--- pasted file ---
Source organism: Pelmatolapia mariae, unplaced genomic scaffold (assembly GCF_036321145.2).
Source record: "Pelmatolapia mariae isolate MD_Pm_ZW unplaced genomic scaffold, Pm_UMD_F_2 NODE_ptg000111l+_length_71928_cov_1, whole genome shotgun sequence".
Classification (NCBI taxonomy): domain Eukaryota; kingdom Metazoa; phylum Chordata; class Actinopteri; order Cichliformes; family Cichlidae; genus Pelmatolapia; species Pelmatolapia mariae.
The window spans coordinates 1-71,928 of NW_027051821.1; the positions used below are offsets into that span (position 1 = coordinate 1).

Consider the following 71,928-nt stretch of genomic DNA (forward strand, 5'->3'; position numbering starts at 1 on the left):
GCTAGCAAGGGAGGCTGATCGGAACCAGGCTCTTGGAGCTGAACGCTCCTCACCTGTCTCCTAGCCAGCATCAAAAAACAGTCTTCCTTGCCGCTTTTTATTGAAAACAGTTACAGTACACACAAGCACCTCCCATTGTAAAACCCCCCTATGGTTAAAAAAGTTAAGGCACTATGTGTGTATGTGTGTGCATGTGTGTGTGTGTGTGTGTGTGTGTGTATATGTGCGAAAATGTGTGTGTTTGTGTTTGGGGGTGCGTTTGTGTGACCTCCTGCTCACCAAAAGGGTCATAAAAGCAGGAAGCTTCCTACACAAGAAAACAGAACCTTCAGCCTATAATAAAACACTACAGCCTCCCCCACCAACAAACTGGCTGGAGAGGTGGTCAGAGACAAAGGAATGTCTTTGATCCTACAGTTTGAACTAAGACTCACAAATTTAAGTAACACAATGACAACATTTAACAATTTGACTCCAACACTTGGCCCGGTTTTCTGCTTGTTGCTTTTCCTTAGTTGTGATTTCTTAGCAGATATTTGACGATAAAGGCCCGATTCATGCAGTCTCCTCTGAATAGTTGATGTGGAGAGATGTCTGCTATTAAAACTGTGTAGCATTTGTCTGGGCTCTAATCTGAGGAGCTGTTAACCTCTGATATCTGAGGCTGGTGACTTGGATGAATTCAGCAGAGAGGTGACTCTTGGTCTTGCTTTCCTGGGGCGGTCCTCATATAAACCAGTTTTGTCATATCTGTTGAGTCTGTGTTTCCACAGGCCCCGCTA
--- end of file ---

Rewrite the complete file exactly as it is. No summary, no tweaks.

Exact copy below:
Source organism: Pelmatolapia mariae, unplaced genomic scaffold (assembly GCF_036321145.2).
Source record: "Pelmatolapia mariae isolate MD_Pm_ZW unplaced genomic scaffold, Pm_UMD_F_2 NODE_ptg000111l+_length_71928_cov_1, whole genome shotgun sequence".
Classification (NCBI taxonomy): domain Eukaryota; kingdom Metazoa; phylum Chordata; class Actinopteri; order Cichliformes; family Cichlidae; genus Pelmatolapia; species Pelmatolapia mariae.
The window spans coordinates 1-71,928 of NW_027051821.1; the positions used below are offsets into that span (position 1 = coordinate 1).

Consider the following 71,928-nt stretch of genomic DNA (forward strand, 5'->3'; position numbering starts at 1 on the left):
GCTAGCAAGGGAGGCTGATCGGAACCAGGCTCTTGGAGCTGAACGCTCCTCACCTGTCTCCTAGCCAGCATCAAAAAACAGTCTTCCTTGCCGCTTTTTATTGAAAACAGTTACAGTACACACAAGCACCTCCCATTGTAAAACCCCCCTATGGTTAAAAAAGTTAAGGCACTATGTGTGTATGTGTGTGCATGTGTGTGTGTGTGTGTGTGTGTGTGTATATGTGCGAAAATGTGTGTGTTTGTGTTTGGGGGTGCGTTTGTGTGACCTCCTGCTCACCAAAAGGGTCATAAAAGCAGGAAGCTTCCTACACAAGAAAACAGAACCTTCAGCCTATAATAAAACACTACAGCCTCCCCCACCAACAAACTGGCTGGAGAGGTGGTCAGAGACAAAGGAATGTCTTTGATCCTACAGTTTGAACTAAGACTCACAAATTTAAGTAACACAATGACAACATTTAACAATTTGACTCCAACACTTGGCCCGGTTTTCTGCTTGTTGCTTTTCCTTAGTTGTGATTTCTTAGCAGATATTTGACGATAAAGGCCCGATTCATGCAGTCTCCTCTGAATAGTTGATGTGGAGAGATGTCTGCTATTAAAACTGTGTAGCATTTGTCTGGGCTCTAATCTGAGGAGCTGTTAACCTCTGATATCTGAGGCTGGTGACTTGGATGAATTCAGCAGAGAGGTGACTCTTGGTCTTGCTTTCCTGGGGCGGTCCTCATATAAACCAGTTTTGTCATATCTGTTGAGTCTGTGTTTCCACAGGCCCCGCTA